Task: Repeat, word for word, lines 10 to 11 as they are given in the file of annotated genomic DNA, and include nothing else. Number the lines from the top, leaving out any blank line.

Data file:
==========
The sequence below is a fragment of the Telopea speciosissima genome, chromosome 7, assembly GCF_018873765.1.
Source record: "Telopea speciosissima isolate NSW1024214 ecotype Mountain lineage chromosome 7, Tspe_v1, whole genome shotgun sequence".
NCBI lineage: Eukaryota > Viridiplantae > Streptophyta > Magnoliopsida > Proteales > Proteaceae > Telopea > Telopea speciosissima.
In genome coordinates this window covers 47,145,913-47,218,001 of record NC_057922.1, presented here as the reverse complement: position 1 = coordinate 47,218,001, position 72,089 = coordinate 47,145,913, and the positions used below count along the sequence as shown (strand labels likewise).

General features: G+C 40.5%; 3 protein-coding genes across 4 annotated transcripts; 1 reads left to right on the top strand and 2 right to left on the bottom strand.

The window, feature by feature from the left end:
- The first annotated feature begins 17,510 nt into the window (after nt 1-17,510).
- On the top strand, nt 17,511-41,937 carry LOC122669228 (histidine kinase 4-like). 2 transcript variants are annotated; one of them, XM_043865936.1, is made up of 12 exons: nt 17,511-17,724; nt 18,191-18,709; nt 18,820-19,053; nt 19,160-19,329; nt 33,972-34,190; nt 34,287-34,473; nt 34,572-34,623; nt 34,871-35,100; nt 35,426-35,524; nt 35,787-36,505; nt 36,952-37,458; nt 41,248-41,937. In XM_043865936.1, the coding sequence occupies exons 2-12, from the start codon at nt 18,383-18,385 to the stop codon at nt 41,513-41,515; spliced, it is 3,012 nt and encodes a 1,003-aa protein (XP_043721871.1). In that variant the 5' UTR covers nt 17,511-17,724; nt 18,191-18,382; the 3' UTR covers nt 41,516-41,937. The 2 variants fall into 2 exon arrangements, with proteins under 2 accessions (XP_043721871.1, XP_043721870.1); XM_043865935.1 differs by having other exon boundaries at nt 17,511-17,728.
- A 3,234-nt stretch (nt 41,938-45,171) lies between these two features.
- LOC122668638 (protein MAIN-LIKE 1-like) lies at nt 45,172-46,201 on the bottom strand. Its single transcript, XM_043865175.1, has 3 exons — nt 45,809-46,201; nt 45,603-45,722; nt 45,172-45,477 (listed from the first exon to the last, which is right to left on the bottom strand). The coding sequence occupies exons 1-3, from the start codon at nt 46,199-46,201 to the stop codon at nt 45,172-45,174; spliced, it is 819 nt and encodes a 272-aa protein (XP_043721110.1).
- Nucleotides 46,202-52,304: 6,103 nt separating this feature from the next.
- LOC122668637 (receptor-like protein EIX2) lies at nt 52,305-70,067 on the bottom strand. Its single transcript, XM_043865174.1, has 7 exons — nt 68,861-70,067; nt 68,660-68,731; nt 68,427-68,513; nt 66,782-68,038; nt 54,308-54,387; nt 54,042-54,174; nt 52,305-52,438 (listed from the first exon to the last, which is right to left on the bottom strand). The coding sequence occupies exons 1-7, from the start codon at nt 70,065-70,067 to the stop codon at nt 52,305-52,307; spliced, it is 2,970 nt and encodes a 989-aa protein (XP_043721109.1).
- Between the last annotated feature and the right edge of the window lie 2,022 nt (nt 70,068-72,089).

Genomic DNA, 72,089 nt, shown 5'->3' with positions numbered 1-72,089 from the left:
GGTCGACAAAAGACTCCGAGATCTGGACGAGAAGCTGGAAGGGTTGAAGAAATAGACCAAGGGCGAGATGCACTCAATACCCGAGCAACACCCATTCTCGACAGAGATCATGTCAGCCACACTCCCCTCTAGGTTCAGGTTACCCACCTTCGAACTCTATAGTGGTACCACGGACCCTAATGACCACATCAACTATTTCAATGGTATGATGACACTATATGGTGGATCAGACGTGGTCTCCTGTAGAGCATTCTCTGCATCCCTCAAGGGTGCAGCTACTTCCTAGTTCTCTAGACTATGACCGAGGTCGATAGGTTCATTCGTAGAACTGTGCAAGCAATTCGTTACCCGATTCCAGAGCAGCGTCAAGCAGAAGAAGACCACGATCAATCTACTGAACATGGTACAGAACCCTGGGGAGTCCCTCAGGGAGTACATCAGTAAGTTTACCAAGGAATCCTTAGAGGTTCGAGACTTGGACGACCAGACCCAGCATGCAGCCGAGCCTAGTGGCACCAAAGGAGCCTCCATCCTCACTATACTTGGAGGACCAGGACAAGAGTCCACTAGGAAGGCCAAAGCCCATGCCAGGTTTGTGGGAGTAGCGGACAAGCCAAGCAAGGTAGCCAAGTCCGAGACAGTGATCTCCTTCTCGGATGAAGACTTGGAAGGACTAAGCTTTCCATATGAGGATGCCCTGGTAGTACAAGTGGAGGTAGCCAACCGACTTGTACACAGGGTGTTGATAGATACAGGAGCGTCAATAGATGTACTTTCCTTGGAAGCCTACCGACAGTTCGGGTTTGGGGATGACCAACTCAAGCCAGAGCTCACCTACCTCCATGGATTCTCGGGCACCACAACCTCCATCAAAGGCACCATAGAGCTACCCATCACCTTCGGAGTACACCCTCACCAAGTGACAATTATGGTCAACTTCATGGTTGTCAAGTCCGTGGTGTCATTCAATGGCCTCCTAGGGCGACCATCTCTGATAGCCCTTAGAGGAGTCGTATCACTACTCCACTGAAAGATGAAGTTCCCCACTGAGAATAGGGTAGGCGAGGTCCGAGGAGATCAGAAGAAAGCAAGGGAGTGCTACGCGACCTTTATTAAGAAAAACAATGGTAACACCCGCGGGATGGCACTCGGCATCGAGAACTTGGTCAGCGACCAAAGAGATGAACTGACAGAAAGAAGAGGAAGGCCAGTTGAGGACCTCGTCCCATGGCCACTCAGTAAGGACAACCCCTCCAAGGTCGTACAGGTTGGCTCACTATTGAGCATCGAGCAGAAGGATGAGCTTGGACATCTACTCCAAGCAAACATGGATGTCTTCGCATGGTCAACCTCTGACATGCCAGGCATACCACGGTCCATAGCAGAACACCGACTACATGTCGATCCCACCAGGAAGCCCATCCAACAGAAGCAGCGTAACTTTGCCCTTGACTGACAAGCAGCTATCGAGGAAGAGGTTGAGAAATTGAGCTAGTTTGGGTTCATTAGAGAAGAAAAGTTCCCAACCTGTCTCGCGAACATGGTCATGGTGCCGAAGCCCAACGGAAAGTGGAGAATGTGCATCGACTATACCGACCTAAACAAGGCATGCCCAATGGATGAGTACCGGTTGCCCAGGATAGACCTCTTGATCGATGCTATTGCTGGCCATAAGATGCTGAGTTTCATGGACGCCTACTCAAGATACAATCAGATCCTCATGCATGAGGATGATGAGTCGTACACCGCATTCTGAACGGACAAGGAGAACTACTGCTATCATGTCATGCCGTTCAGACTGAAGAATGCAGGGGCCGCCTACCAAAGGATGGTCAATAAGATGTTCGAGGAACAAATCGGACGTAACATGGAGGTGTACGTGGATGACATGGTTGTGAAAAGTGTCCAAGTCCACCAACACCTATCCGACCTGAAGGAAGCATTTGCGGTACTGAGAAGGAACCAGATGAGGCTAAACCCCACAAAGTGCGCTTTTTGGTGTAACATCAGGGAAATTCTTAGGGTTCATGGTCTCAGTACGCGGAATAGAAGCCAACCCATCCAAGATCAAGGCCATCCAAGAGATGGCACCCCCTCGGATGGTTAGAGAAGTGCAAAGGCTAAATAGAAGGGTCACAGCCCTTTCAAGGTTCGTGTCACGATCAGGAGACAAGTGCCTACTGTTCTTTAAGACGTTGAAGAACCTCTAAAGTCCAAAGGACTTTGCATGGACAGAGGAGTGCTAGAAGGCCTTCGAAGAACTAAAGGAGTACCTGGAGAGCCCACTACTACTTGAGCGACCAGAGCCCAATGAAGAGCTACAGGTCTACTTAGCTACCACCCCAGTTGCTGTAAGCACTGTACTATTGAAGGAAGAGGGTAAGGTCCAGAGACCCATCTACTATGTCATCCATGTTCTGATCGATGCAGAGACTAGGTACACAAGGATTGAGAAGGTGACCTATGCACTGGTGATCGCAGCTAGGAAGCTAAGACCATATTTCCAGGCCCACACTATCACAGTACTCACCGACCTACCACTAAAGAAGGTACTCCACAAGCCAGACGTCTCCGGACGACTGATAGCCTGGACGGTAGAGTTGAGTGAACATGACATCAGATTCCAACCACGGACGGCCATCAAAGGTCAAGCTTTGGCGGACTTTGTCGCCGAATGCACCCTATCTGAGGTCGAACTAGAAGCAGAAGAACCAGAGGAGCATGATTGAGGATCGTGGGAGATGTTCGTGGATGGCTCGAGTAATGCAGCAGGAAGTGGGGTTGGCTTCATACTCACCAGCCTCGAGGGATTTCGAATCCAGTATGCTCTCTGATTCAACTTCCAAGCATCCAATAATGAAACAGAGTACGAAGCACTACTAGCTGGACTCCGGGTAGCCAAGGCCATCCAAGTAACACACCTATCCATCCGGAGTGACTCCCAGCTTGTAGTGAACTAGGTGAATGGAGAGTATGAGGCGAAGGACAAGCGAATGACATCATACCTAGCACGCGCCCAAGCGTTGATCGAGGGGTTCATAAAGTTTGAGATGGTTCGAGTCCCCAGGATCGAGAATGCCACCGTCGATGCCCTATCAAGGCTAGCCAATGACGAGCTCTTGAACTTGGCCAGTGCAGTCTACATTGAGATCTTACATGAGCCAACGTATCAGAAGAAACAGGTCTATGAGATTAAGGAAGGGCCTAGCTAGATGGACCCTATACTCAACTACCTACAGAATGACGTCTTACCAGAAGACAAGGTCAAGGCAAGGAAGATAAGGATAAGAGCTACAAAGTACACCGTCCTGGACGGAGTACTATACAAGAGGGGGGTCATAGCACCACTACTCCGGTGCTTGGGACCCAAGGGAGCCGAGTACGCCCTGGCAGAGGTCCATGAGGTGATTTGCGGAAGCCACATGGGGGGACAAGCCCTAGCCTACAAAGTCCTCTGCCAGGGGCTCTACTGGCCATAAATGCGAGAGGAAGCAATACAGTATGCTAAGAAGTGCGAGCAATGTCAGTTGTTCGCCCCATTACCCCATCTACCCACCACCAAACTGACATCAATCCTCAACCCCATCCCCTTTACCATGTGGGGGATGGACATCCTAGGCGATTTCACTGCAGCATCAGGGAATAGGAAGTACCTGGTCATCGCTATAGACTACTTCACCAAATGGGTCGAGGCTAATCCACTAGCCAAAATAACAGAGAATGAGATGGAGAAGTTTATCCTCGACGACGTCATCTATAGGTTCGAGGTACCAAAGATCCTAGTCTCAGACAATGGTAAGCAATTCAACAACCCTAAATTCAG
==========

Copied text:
- LOC122668638 (protein MAIN-LIKE 1-like) lies at nt 45,172-46,201 on the bottom strand. Its single transcript, XM_043865175.1, has 3 exons — nt 45,809-46,201; nt 45,603-45,722; nt 45,172-45,477 (listed from the first exon to the last, which is right to left on the bottom strand). The coding sequence occupies exons 1-3, from the start codon at nt 46,199-46,201 to the stop codon at nt 45,172-45,174; spliced, it is 819 nt and encodes a 272-aa protein (XP_043721110.1).
- Nucleotides 46,202-52,304: 6,103 nt separating this feature from the next.